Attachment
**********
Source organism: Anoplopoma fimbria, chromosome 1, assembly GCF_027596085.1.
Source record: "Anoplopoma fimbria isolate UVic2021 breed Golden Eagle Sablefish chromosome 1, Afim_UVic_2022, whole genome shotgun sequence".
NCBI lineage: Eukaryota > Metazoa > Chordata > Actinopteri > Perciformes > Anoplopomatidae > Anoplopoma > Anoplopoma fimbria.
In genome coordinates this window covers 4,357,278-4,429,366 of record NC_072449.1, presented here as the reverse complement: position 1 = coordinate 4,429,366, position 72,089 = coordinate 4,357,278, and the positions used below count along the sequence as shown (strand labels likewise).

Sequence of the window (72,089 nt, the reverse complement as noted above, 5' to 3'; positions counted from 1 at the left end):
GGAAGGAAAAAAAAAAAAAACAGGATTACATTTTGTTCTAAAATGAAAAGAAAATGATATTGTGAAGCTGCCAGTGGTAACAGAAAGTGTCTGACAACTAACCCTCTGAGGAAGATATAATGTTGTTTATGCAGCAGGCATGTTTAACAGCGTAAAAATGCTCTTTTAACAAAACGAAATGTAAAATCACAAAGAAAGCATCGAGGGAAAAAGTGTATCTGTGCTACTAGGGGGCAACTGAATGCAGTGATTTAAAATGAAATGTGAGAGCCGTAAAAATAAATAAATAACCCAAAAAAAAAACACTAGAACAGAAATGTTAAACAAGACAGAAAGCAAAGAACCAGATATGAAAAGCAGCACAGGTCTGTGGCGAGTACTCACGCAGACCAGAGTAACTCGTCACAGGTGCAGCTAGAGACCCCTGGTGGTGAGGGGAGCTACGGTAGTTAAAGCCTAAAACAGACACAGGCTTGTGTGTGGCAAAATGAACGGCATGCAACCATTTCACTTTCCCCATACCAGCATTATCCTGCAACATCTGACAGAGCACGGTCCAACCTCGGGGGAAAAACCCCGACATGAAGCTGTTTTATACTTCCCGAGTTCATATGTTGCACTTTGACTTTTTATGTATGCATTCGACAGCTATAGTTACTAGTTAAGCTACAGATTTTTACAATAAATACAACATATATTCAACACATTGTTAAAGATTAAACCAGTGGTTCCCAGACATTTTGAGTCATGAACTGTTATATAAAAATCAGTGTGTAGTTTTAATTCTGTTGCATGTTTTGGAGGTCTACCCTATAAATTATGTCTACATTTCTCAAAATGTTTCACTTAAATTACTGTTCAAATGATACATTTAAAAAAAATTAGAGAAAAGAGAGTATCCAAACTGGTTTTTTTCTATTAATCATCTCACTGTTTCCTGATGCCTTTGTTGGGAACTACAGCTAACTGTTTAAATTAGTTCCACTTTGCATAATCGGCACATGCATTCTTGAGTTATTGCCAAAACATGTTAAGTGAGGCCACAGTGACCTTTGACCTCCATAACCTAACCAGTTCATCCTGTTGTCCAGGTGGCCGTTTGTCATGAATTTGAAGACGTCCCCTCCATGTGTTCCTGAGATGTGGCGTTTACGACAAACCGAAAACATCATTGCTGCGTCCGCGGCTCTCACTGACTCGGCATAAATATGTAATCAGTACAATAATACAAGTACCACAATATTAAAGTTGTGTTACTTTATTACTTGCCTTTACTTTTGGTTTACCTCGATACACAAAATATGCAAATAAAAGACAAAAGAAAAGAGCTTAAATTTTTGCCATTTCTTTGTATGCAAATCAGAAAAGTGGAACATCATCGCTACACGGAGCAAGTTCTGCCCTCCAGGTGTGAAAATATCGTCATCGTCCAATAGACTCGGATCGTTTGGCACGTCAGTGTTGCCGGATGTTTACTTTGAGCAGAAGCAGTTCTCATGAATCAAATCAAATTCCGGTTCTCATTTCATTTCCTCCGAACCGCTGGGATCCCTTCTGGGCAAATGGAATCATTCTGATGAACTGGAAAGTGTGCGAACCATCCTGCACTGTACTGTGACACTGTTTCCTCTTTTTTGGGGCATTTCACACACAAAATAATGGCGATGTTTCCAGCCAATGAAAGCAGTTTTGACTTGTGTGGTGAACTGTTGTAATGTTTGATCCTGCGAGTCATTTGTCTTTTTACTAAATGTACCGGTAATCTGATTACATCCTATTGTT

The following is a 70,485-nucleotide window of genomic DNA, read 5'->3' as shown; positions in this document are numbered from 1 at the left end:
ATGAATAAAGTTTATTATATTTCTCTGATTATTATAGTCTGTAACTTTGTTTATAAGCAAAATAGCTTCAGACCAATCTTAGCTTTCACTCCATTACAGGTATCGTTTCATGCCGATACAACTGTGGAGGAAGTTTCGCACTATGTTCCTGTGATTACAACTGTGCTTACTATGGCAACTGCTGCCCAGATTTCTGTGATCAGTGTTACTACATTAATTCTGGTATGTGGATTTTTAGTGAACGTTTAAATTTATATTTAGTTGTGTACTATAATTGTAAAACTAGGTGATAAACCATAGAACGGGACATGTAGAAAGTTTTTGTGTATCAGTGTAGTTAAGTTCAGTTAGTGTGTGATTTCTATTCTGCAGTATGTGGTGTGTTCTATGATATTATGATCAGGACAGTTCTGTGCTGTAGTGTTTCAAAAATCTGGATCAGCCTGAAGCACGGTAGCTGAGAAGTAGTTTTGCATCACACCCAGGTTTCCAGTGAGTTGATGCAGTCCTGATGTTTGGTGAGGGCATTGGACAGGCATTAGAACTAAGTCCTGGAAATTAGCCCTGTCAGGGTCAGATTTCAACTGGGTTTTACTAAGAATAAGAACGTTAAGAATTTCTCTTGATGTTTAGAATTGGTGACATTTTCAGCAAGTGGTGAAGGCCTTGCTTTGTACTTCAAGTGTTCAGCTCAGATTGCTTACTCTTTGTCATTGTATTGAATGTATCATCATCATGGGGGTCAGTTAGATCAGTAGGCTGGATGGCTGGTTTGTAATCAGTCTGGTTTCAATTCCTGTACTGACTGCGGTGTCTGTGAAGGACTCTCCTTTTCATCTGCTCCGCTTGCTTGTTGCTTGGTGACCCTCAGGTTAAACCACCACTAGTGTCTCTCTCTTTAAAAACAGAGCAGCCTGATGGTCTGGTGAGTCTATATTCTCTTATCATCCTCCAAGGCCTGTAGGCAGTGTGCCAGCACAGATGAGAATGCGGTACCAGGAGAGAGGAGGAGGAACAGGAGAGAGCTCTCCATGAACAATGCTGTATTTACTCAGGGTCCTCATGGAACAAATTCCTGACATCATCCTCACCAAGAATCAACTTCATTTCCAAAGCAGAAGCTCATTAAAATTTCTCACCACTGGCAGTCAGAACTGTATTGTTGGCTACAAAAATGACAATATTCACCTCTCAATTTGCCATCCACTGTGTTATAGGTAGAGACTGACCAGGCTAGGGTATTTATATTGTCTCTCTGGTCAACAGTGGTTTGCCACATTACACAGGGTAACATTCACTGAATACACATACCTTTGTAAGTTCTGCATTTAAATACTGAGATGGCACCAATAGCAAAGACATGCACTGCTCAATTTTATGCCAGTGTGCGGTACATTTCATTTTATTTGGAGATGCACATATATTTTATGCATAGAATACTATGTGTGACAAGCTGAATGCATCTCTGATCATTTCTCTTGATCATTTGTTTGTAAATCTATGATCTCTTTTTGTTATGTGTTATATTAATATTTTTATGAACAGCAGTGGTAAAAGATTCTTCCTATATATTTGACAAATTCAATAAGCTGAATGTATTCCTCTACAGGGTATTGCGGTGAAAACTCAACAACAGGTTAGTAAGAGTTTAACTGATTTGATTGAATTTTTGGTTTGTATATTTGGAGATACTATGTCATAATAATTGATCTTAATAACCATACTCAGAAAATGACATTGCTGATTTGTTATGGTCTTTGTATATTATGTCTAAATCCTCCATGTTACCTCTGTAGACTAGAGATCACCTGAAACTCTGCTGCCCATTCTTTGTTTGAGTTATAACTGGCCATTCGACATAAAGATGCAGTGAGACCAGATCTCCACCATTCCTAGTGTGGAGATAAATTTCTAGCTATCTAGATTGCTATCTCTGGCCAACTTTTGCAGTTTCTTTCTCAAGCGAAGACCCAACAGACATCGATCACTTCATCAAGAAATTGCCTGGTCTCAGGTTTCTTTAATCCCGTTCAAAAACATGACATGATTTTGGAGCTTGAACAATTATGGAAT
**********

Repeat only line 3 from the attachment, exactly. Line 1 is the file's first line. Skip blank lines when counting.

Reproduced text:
NCBI lineage: Eukaryota > Metazoa > Chordata > Actinopteri > Perciformes > Anoplopomatidae > Anoplopoma > Anoplopoma fimbria.